I think growing up I had a major misconception of what R&B meant. At times, I thought it was only Luther Vandross and Quincy Jones slow jams. Then, I heard Prince for the and my perspective on the genre shifted, accordingly. Yet, all the while, my ignorance still brought me to the conclusion that it was a stlye of music which had a devoted following, which solely existed on a niche station somewhere in the XM/Satellite radio-sphere.
Maybe it was D’angelo that finally made realize I had been sorely mistaken. Then came Lauryn Hill, Erykah Badu, Maxwell, and the rest of the neo-soul pantheon, who each left an indelible mark on my heart in the shape of behind-the-beat rhythm sections and make-you-swoon vocals. Whatever it was I was hooked.
Around that time, an album that sort of fell into the genre, but also had elements of hip hop and electronic and everything else music has ever known, fell into my lap. It was Frank Ocean’s, Channel Orange. I’m not sure this was the advent of the elctronic-infused R&B that dominates radio stations and soundcloud homepages, alike. But it was the freshest (both badass and refreshing) style of music I had heard in years. I was not the only one who had this opinion. The album was ranked number one of the year by numerous critics, won a grammy for Best Urban Contemporary Album, and went gold in numerous markets around the world.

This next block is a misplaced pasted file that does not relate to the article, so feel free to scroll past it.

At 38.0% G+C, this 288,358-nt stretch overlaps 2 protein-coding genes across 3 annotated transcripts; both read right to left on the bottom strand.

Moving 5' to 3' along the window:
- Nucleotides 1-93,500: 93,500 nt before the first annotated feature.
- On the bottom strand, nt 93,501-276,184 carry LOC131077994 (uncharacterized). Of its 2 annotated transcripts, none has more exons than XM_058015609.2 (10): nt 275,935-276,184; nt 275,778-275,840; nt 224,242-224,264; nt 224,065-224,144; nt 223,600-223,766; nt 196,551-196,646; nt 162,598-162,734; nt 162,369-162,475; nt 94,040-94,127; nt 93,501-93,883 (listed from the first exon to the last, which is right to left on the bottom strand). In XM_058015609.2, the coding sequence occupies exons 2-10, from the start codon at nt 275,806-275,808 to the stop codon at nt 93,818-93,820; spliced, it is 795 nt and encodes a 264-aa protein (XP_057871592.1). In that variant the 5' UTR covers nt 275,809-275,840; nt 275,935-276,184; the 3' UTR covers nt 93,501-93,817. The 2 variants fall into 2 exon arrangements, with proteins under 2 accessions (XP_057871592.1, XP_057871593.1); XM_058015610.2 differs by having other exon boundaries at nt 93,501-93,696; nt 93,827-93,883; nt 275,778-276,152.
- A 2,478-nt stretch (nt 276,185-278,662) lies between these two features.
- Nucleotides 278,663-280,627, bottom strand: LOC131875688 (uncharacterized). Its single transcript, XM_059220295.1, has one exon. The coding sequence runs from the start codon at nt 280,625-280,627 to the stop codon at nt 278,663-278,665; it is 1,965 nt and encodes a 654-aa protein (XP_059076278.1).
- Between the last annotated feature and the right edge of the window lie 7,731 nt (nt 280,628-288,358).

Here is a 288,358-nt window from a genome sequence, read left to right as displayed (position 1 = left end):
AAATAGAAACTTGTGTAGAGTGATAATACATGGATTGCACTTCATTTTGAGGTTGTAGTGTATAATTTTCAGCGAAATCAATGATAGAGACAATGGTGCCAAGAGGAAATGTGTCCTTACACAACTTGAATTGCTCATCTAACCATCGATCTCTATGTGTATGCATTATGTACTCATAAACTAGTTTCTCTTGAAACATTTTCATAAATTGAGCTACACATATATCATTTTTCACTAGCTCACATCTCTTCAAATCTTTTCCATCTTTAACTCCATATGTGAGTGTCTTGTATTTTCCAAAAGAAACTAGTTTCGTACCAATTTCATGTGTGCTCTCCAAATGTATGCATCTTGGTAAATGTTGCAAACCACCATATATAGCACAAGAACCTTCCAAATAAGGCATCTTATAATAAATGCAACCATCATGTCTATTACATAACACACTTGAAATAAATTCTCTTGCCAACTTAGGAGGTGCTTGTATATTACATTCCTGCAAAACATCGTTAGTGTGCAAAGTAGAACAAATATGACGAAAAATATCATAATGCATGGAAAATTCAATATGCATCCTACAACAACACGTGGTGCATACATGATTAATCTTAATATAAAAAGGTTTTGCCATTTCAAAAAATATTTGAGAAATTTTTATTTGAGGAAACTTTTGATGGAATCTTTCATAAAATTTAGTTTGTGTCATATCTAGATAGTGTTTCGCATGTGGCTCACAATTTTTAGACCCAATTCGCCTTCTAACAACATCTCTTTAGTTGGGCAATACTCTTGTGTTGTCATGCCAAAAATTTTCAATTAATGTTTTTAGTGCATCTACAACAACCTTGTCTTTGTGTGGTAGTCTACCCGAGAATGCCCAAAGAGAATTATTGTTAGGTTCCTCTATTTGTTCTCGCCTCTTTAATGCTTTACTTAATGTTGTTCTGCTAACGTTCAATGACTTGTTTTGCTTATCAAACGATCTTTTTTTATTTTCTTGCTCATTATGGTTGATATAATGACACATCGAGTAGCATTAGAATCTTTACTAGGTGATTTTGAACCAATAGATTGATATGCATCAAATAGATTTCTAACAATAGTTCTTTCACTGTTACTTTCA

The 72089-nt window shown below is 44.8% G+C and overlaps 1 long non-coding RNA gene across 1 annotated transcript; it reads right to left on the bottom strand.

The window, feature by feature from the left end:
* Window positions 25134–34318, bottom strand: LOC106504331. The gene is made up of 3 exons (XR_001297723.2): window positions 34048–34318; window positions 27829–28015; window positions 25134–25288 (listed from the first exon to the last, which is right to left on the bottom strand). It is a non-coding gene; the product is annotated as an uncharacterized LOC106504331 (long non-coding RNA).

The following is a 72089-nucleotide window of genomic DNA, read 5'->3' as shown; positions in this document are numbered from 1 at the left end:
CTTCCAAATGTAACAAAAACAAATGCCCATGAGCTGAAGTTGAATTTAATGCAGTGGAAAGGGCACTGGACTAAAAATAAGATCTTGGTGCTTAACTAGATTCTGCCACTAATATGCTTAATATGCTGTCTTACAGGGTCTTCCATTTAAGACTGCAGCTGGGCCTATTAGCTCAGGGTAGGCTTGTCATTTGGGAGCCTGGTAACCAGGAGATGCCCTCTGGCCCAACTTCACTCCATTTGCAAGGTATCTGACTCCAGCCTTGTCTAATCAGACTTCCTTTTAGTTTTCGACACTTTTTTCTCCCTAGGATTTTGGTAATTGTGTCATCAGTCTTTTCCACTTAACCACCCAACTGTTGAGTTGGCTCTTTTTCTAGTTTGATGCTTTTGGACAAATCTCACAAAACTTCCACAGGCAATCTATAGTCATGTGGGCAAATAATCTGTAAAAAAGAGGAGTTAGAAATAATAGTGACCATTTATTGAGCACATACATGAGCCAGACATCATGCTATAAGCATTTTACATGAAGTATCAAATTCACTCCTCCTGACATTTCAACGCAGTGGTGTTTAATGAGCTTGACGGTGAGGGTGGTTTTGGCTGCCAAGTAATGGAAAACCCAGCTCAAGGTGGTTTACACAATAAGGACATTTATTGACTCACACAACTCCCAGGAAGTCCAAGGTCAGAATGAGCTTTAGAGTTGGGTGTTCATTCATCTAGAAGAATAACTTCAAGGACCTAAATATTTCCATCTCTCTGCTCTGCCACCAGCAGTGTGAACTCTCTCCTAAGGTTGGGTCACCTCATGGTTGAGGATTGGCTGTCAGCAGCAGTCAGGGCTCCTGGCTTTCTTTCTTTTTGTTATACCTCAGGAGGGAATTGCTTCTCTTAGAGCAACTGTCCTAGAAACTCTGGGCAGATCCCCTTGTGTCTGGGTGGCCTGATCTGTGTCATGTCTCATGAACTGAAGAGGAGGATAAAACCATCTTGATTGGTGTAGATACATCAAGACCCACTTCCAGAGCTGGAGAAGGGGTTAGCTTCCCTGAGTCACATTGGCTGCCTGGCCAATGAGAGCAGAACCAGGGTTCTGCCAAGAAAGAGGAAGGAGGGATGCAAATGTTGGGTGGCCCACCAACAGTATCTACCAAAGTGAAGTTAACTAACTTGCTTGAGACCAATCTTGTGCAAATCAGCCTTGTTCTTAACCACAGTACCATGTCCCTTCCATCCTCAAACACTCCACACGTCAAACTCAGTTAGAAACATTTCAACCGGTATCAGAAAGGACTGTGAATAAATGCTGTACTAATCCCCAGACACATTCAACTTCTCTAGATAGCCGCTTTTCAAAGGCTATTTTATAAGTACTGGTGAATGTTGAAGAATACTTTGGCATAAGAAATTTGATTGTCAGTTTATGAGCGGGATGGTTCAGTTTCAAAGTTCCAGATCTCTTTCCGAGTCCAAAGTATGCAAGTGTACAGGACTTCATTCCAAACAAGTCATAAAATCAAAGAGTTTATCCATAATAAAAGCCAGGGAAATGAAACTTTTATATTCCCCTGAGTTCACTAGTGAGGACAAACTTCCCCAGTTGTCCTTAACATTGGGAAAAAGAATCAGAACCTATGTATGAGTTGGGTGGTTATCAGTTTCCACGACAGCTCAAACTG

Whether or not Channel Orange catalyzed the most fashionable trend in music today is a subjective debate, but it is undeniable that since 2012 R&B has become the hottest genre around. The past year has been no exception. A review of iHeartRadio’s monthly playlists revealed that the genre was the most popular of 2015, followed by Pop, Rap, Country, and Latin.
As a lover of the genre, my motherly instinct leads me to believe this overwhelming success, a testament to the artistry of R&B, might actually serve to hamper its progress. Not that success is an inherently bad thing in music, but I feel that in many cases it leads to a diluting of originality–a siphoning out of the elements that made an artists who they were. Since achieving worldwide fame, contemporary R&B superstars such as The Weeknd, Miguel, and, of course, Franck Ocean have put out music that I listen to regularly and really respect. As long as these aforementioned stylistic tastemakers do not succumb to the pressures of stardom, the genre will continue to push musical boundaries for years to come.